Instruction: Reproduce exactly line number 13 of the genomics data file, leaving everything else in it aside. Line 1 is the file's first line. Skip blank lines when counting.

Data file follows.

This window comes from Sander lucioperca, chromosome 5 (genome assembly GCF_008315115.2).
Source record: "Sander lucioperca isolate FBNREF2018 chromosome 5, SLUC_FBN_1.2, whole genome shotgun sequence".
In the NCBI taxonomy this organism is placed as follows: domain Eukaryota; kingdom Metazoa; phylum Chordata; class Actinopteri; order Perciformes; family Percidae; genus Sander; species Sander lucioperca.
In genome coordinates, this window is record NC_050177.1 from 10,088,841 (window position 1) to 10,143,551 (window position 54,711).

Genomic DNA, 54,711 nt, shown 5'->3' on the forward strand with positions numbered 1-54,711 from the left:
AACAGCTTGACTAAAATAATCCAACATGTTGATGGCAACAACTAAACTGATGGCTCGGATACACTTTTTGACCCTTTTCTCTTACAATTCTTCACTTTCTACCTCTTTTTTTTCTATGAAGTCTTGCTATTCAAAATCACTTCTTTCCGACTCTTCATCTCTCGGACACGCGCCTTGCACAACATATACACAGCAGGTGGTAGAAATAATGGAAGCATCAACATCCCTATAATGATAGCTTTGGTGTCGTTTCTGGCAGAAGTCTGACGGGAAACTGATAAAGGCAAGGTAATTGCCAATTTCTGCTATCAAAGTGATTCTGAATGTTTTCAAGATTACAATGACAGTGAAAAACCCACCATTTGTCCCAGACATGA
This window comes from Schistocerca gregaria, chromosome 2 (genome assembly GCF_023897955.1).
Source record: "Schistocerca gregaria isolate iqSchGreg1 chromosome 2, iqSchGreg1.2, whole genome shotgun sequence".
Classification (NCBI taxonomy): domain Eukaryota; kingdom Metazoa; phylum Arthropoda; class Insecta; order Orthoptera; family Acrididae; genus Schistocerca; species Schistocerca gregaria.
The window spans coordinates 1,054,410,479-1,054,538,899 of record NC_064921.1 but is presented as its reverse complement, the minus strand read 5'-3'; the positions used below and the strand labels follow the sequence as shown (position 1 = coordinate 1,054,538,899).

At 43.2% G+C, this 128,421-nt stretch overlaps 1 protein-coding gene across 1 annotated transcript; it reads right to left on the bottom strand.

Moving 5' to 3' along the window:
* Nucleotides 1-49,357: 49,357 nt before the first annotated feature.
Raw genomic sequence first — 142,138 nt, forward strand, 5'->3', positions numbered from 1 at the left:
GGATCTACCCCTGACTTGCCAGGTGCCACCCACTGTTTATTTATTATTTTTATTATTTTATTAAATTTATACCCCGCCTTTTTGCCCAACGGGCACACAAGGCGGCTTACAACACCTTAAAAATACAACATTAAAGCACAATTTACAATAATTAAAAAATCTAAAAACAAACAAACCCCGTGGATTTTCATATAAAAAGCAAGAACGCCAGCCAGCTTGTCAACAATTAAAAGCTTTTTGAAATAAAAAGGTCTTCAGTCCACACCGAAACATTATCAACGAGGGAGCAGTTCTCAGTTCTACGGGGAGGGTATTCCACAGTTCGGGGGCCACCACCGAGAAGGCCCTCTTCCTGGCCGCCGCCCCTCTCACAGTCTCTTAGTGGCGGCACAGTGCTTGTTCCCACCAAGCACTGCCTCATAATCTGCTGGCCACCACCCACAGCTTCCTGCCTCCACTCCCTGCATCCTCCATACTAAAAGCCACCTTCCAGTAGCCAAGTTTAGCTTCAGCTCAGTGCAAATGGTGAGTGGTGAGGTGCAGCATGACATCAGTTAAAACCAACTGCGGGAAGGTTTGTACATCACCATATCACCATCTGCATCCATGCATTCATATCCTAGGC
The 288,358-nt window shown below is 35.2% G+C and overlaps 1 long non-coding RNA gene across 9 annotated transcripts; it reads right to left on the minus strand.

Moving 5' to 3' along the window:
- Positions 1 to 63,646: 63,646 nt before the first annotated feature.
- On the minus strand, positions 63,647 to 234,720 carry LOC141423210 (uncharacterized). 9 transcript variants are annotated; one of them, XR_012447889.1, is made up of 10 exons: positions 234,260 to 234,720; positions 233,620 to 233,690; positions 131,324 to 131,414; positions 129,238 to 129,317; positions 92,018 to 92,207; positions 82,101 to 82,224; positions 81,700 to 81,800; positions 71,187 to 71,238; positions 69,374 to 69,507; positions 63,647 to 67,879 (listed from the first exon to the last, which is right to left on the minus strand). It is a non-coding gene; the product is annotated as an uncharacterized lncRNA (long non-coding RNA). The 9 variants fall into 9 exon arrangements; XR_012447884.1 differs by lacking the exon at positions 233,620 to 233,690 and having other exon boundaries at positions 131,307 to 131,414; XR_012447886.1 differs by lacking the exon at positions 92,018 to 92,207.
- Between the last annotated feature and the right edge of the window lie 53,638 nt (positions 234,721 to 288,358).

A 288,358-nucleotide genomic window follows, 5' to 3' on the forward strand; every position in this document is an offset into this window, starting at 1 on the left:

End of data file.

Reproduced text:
* Nucleotides 1-49,357: 49,357 nt before the first annotated feature.